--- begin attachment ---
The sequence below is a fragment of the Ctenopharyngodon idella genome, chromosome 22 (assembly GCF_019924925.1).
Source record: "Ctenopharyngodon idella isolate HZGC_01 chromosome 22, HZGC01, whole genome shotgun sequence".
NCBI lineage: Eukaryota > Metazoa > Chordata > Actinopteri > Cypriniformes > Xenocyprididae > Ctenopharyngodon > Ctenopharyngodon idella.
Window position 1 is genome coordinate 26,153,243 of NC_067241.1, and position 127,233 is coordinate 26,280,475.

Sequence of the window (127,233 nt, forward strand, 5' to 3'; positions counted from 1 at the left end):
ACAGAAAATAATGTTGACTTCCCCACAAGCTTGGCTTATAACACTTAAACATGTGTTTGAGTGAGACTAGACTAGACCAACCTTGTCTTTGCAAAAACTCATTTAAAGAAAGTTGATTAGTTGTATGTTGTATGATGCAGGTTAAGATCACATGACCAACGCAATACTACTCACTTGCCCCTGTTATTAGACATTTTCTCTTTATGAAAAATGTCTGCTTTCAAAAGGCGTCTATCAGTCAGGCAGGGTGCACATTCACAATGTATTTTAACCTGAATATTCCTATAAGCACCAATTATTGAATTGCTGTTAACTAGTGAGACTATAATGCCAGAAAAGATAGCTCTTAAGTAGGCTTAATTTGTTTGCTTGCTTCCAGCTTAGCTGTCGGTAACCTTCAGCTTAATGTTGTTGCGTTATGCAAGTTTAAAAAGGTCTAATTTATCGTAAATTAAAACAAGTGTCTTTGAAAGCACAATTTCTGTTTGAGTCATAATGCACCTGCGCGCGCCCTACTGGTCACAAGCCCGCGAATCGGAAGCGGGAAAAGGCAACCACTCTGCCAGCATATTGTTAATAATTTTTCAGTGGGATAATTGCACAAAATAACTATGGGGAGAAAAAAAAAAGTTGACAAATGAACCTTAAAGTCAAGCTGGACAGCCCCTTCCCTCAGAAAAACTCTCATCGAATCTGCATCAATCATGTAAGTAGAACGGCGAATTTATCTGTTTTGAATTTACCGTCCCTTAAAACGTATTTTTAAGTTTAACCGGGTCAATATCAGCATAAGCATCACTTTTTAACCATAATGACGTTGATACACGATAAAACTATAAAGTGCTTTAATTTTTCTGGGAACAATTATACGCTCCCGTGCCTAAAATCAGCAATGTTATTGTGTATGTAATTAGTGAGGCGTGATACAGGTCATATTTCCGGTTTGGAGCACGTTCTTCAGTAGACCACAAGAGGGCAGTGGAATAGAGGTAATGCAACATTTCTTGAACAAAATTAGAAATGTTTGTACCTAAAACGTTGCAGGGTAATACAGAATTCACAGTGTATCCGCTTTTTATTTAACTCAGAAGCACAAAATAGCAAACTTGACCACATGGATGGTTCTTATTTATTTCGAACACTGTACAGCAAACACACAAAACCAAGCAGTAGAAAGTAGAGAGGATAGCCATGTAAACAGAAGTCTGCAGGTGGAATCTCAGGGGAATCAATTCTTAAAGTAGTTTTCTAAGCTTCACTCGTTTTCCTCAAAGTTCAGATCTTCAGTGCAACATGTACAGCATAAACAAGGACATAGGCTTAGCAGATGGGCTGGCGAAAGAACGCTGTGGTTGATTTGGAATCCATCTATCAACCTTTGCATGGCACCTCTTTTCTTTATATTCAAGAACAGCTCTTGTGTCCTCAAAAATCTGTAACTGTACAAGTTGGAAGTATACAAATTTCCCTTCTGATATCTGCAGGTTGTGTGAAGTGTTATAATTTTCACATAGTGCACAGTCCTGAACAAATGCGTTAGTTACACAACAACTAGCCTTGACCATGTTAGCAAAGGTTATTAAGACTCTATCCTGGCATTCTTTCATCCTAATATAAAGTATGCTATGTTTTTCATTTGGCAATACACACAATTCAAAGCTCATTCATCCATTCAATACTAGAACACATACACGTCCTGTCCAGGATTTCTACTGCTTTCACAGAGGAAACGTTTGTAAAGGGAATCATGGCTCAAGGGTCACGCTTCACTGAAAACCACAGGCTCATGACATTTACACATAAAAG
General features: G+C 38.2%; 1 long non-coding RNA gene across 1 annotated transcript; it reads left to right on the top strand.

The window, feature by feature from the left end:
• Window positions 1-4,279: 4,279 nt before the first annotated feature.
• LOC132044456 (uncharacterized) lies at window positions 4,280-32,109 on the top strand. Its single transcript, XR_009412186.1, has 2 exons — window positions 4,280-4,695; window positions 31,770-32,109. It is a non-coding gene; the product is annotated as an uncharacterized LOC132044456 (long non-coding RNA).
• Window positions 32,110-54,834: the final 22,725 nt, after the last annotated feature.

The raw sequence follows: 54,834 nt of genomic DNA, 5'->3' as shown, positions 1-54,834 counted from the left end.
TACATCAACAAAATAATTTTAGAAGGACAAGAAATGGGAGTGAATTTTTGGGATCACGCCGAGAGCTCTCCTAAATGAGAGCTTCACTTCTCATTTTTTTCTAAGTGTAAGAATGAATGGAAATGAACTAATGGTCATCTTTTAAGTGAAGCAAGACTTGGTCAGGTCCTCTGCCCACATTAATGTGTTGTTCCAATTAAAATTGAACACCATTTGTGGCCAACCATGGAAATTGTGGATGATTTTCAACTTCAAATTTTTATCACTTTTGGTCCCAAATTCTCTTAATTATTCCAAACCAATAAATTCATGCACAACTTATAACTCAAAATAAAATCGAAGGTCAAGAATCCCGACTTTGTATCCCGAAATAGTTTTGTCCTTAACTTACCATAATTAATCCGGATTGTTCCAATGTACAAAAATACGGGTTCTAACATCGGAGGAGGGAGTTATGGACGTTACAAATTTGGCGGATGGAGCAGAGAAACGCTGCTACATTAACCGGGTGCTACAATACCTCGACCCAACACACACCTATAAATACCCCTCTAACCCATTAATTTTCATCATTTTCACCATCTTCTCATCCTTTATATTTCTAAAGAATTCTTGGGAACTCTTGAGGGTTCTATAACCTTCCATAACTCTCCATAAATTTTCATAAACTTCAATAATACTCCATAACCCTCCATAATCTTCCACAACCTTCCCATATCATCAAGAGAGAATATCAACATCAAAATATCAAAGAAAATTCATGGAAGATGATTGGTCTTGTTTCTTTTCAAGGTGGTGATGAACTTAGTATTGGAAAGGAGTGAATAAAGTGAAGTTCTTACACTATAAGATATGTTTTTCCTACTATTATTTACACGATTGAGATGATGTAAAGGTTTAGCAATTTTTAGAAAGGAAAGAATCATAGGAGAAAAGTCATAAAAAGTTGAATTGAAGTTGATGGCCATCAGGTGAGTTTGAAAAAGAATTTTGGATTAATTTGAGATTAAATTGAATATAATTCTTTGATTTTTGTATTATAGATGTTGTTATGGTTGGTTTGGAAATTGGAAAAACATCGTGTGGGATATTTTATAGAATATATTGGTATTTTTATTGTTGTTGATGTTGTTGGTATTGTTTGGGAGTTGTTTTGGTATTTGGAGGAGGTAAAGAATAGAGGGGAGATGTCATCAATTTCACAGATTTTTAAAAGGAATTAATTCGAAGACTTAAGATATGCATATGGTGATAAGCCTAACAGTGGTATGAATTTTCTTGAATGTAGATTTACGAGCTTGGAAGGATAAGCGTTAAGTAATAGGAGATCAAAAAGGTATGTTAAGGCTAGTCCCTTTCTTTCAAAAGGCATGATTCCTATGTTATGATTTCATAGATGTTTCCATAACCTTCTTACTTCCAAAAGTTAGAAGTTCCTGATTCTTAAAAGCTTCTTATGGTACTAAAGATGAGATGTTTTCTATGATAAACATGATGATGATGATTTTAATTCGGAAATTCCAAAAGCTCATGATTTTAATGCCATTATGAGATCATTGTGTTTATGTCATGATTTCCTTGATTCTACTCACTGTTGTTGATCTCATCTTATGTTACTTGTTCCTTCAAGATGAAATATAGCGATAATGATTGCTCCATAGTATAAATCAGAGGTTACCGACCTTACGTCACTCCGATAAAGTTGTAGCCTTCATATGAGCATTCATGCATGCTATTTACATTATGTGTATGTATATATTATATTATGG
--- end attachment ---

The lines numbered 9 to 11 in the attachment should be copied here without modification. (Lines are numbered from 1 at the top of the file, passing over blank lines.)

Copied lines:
• Window positions 1-4,279: 4,279 nt before the first annotated feature.
• LOC132044456 (uncharacterized) lies at window positions 4,280-32,109 on the top strand. Its single transcript, XR_009412186.1, has 2 exons — window positions 4,280-4,695; window positions 31,770-32,109. It is a non-coding gene; the product is annotated as an uncharacterized LOC132044456 (long non-coding RNA).
• Window positions 32,110-54,834: the final 22,725 nt, after the last annotated feature.